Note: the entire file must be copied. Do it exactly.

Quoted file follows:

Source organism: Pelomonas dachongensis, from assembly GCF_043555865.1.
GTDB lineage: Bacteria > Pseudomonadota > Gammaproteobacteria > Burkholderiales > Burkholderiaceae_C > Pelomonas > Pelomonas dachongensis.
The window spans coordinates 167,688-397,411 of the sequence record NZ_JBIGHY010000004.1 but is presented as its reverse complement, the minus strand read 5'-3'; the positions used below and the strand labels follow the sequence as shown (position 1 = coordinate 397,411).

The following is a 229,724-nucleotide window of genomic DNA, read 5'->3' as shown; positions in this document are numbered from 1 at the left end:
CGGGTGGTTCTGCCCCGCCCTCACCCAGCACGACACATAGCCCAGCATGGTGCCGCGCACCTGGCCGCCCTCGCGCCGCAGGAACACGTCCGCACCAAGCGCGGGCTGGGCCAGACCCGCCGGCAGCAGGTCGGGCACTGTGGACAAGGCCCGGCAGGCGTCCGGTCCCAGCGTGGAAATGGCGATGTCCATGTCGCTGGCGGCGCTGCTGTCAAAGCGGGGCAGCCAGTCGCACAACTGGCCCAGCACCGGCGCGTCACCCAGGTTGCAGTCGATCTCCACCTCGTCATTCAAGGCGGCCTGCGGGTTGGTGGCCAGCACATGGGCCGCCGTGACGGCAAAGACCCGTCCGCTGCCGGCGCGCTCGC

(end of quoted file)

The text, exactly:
Source organism: Pelomonas dachongensis, from assembly GCF_043555865.1.
GTDB lineage: Bacteria > Pseudomonadota > Gammaproteobacteria > Burkholderiales > Burkholderiaceae_C > Pelomonas > Pelomonas dachongensis.
The window spans coordinates 167,688-397,411 of the sequence record NZ_JBIGHY010000004.1 but is presented as its reverse complement, the minus strand read 5'-3'; the positions used below and the strand labels follow the sequence as shown (position 1 = coordinate 397,411).

The following is a 229,724-nucleotide window of genomic DNA, read 5'->3' as shown; positions in this document are numbered from 1 at the left end:
CGGGTGGTTCTGCCCCGCCCTCACCCAGCACGACACATAGCCCAGCATGGTGCCGCGCACCTGGCCGCCCTCGCGCCGCAGGAACACGTCCGCACCAAGCGCGGGCTGGGCCAGACCCGCCGGCAGCAGGTCGGGCACTGTGGACAAGGCCCGGCAGGCGTCCGGTCCCAGCGTGGAAATGGCGATGTCCATGTCGCTGGCGGCGCTGCTGTCAAAGCGGGGCAGCCAGTCGCACAACTGGCCCAGCACCGGCGCGTCACCCAGGTTGCAGTCGATCTCCACCTCGTCATTCAAGGCGGCCTGCGGGTTGGTGGCCAGCACATGGGCCGCCGTGACGGCAAAGACCCGTCCGCTGCCGGCGCGCTCGC